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UBC Theses and Dissertations
Role of heuristics and biases in information security decision making Fard Bahreini, Amir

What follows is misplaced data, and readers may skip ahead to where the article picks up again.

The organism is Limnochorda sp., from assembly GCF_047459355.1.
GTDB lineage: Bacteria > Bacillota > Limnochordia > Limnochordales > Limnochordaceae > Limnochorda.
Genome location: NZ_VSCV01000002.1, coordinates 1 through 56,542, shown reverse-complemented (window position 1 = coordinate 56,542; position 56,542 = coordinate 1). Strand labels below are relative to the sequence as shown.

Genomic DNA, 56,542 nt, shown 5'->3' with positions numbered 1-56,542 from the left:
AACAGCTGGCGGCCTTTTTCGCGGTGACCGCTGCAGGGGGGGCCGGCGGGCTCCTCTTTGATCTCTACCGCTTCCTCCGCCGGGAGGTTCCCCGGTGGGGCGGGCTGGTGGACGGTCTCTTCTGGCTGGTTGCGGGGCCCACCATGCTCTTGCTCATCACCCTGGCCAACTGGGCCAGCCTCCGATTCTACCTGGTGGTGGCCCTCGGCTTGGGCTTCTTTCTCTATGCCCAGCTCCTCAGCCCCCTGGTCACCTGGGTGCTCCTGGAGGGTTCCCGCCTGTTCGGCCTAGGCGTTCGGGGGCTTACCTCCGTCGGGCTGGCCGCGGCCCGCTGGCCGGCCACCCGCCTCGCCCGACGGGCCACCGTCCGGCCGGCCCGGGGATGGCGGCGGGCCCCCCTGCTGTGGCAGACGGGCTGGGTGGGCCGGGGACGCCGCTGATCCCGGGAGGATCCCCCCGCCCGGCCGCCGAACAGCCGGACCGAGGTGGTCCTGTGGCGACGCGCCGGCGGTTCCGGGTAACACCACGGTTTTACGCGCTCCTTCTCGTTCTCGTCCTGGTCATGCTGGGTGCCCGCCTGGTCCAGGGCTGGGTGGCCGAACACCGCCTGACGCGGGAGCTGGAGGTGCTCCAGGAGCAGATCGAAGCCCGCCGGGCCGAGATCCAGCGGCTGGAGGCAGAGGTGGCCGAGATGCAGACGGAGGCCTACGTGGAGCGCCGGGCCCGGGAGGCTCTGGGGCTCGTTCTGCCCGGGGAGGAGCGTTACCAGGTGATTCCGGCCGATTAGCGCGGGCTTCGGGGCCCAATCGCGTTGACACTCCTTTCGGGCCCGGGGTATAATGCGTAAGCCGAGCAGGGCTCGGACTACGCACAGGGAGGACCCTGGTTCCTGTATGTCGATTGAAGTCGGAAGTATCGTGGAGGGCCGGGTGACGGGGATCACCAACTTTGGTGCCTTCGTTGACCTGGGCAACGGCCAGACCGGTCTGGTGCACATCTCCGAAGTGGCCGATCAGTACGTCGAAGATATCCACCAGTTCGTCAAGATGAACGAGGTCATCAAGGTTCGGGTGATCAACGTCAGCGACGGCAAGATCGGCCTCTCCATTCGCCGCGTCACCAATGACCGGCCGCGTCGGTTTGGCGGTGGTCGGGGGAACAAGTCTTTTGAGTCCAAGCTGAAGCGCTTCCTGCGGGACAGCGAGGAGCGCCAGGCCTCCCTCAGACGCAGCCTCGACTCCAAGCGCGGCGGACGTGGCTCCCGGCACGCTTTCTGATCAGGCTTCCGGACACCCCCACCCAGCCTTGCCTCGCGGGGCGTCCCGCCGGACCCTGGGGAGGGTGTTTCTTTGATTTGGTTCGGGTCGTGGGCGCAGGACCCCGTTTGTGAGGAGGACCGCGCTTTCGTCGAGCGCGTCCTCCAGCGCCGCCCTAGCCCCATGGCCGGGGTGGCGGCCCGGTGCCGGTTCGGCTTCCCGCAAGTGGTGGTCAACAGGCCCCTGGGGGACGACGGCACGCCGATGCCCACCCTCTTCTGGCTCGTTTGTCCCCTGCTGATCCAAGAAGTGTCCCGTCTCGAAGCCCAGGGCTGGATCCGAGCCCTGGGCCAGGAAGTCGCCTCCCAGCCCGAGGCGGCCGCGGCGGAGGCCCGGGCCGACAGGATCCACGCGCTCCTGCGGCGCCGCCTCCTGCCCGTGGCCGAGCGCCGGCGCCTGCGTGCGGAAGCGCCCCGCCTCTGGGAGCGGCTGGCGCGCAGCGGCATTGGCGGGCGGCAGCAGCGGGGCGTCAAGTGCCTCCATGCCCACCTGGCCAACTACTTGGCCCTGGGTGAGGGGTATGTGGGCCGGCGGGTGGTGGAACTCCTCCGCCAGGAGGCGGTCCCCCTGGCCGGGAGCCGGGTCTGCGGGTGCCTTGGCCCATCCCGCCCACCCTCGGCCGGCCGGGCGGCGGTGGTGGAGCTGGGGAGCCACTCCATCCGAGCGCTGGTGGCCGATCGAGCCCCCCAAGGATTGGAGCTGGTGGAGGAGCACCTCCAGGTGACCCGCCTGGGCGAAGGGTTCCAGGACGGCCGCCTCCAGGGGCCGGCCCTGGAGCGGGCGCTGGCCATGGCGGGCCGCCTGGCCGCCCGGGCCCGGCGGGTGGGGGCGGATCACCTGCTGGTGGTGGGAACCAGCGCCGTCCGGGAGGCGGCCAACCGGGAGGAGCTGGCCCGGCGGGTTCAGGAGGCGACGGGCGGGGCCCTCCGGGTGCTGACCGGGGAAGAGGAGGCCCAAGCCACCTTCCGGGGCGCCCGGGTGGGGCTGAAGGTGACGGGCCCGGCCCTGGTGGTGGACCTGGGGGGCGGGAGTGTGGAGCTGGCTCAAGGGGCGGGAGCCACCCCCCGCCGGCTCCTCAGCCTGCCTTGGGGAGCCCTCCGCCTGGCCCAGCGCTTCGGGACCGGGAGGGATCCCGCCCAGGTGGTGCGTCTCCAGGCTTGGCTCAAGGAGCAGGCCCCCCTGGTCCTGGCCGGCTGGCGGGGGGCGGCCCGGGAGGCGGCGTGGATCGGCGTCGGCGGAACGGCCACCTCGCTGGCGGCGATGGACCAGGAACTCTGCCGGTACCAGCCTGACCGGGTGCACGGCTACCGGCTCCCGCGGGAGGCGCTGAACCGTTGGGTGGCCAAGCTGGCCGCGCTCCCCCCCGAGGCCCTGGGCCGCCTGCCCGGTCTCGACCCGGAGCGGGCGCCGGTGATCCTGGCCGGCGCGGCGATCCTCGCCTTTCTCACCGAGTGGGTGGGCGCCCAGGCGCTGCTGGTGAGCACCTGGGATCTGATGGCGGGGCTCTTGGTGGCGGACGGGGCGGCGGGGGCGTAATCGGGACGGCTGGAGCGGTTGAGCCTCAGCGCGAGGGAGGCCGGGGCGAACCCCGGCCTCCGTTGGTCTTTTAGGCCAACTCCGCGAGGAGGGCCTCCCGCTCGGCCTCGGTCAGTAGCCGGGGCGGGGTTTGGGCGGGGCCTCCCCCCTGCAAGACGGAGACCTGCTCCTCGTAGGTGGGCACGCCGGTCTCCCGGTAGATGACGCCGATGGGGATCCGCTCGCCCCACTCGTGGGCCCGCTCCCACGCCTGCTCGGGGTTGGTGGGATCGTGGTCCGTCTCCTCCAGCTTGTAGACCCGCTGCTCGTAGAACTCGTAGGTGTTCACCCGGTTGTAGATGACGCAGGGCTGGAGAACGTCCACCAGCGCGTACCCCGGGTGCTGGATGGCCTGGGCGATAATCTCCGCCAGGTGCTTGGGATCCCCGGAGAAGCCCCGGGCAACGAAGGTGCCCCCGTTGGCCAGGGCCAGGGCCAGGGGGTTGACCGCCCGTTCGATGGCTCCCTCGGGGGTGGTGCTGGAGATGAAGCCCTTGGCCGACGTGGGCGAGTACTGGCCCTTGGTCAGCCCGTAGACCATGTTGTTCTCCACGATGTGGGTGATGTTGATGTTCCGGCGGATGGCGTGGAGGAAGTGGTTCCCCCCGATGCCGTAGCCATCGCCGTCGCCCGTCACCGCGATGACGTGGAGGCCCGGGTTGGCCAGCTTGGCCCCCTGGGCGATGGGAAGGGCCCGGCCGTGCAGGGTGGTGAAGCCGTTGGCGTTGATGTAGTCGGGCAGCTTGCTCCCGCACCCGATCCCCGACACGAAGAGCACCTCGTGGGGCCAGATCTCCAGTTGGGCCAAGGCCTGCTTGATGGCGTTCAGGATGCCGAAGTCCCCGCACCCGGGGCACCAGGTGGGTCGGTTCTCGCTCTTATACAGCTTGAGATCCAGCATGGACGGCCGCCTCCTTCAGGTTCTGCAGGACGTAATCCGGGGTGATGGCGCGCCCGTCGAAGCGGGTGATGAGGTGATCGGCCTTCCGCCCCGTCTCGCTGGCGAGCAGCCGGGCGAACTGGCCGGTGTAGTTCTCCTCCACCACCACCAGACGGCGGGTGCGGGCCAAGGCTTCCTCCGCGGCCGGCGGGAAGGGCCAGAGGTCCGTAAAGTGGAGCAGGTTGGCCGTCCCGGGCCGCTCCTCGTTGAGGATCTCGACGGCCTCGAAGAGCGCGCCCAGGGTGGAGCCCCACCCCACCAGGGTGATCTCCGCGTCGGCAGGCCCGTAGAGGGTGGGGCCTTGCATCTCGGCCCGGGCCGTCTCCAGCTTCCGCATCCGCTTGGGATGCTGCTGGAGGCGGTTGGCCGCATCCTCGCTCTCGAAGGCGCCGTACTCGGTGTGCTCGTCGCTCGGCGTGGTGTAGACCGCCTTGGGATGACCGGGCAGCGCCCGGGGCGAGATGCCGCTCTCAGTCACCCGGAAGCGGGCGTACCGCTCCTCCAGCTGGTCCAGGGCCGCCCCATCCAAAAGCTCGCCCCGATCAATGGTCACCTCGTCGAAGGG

Inadvertent and Irrational human errors (e.g., clicking on phishing emails) have been the primary cause of security breaches in recent years. It has been estimated that these errors are a source of approximately 84% of all breaches in 2017 (Sher-Jan, 2018). To understand the root cause of these errors and examine practical solutions for personal users, I applied the theory of bounded rationality (Simon, 1972, 2000). In the second chapter, I examined the role of several factors (i.e., objective knowledge, subjective knowledge, and default security level) on how secure a decision made by a personal user is (i.e., security level of user’s decision). I discovered that the default security level has the most significant influence on the security level of a user’s decision. Furthermore, the results illustrated that subjective security knowledge mediates the impact of objective security knowledge on security decisions. In Chapter 3, I explored the role of heuristics (i.e., short mental processes) in security decision making. Interviews conducted reveal that users rely on various heuristics to simplify their decision making. Specifically, users rely on experts’ comments (i.e., expertise heuristic), information at hand, such as recent events (i.e., availability heuristic), and security-representative visual cues (i.e., representativeness heuristic). Findings also showed the use of other heuristics, including affect, brand, and anchoring, to a lesser degree. In Chapter 4, I examined the impact of several nudging strategies by using the most prevalent heuristic cues discovered in Chapter 3 and the construal level (i.e., level of abstraction) of messages on users’ security decisions. Using the security level of settings and password entropy as measures of the overall degree of security, users made more secure decisions in the presence of any of the heuristic cues irrespective of the construal level compared to the baseline group (i.e., no-message group). Additionally, with respect to the security level of settings, low-level construal availability, low-level construal representativeness, and high-level construal expertise had the highest impact. For password entropy, low-level construal availability and low-level construal representativeness were also the most effective combination. However, there was no significant difference between high-level and low-level construal expertise conditions.
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